Merry Christmas-cookies!

chlost said...

My Norwegian grandmother also made cookies each year. I remember them, but have never really tried to make them. I do have her Krumkakke iron. I tried once and totally messed them up. My older relatives (there are fewer and fewer) still make them.

Merry Christmas, Happy Holidays, and Sunny sunlight to you and yours, Jono!

Jono said...

anne marie in philly, Longer days and cookies will get me through every time.

Dawn, There is definitely a niche market for your lyrics.

Blog Fodder, Yogi, Harry Stewart, died back in 1956, but his music lives on. Glad you Canadians get a broader view of culture than we do in the States.

Debra, I don't know if they still make it. If they do it is probably made by children in China out of something toxic and sold at Walmart.

There are some great holiday traditions (cookies) out there. Yogi was hilarious.

Diane, I can totally see you and yours having a National Lampoon type of Christmas.

chlost, You really should fire up the old Krumkakke Iron and give it a go. It's only once a year.

A Beer For The Shower said...

Wow, the phrase "Who Hid the Halibut on the Poop Deck?" is already hilarious as is, but it's magnified 100 times when sung in a Swedish accent and drawn out to "Poooooooop deck."

I love wacky Christmas traditions. It makes the holiday all the more fun, rather than just opening presents in the morning and playing with your new stuff for a few hours until you get bored of it. Hope you have a killer Christmas!

Linda said...

The cookies sound amazing! :)

JACKIESUE said...

love the picture..and the ears.

Onevikinggirl said...

The acent sounds perfectly nårnal toooo meeee! God jul, Glædelig jul og Godt Nytt År to all of you!

Pixel Peeper said...

Who cares how dark it is as long as you have cookies and glögg!

Agi Tater said...

I have some Scottish ancestors and my dad makes Scottish shortbread every Christmas. It sounds a lot like your cookies, lots of butter, flour, sugar. No almonds, lemon, or cardamon though. Those additions sound delicious.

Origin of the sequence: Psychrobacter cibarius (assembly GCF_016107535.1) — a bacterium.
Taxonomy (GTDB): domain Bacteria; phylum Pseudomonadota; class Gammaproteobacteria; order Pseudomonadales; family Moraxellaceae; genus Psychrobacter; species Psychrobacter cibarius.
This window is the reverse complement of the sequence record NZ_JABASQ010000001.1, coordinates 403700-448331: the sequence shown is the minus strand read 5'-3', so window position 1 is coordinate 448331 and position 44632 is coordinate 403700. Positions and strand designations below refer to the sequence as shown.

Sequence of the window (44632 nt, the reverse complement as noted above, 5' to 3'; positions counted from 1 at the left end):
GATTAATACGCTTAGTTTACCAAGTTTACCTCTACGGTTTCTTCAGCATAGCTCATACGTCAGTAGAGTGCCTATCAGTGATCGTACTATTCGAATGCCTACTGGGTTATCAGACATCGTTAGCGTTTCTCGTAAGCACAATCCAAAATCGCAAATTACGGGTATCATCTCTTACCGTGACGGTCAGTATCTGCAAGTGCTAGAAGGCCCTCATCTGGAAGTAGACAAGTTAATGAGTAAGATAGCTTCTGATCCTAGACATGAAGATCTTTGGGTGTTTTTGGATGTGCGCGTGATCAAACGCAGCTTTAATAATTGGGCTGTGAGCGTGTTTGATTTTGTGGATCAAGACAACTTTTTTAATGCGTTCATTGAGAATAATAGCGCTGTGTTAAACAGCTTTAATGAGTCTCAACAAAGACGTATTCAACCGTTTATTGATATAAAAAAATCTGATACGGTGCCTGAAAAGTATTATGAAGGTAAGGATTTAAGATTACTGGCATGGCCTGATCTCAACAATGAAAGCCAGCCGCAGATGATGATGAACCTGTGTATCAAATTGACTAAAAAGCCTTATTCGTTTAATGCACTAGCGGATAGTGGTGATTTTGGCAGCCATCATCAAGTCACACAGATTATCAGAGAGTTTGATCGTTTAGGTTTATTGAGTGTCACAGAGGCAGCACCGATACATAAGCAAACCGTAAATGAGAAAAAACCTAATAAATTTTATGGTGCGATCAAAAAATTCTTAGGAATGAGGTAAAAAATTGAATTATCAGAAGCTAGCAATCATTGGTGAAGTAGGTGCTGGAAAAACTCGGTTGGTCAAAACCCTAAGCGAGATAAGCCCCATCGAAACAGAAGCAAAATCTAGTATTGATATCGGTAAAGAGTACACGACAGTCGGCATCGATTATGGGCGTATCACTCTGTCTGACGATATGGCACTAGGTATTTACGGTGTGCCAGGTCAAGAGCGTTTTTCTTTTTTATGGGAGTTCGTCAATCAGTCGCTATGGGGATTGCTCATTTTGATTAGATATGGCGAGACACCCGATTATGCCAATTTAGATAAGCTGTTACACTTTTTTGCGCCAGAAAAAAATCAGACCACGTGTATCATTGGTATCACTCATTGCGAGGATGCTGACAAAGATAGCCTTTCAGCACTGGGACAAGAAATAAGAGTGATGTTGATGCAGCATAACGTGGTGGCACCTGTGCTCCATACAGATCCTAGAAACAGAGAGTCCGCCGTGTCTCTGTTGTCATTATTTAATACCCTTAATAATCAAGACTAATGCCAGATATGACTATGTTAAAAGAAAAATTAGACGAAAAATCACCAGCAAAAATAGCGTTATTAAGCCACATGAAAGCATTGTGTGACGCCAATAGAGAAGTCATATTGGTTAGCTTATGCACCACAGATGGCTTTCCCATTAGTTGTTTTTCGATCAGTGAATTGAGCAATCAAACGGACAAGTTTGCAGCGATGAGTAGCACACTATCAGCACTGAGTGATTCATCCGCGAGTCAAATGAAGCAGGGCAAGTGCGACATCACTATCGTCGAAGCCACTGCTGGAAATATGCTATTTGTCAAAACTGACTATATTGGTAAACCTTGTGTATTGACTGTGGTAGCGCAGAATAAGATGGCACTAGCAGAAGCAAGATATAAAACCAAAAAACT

Have a wonderful and safe holiday, Jono.

Shoshanah Lee Marohn said...

Really enjoying the music!

God Jul!

Jono said...

ABFTS, There's a black and white TV performance by Yogi on YouTube of his tune "All Pooped Out" that I know you would like.

Linda, They are the ultimate comfort food.

JACKIESUE, My hearing is more directional than most folks.

Onevikinggirl, God jul til deg og familien din!

PP, By the time I come out of the food and drink fog it will be spring!

Agi T, Does your dad make you eat haggis?

Shoshanah, I have no doubt you hear similar music in your area.

Ol'Buzzard said...

I am one of those strange people that don't mind the shorter days. I actually preferred the 24 hour darkness in arctic Alaska to the 24 hour daylight - my favorite times of year being Fall and Winter. '
I envy you having a close family.
the Ol'Buzzard

LL Cool Joe said...

Oh my goodness that version of Yingle Bells cracked me up. From now on whenever I sing it I will have to pronounce Jingle as Yingle. :D

thethoughtsandlifeofme.com said...

Hope you've had a very Merry Christmas!

Jono said...

LL Cool Joe, Your a music guy. I knew you would appreciate it!.

thethoughtsandlifeofme, I did! And you as well, my friend!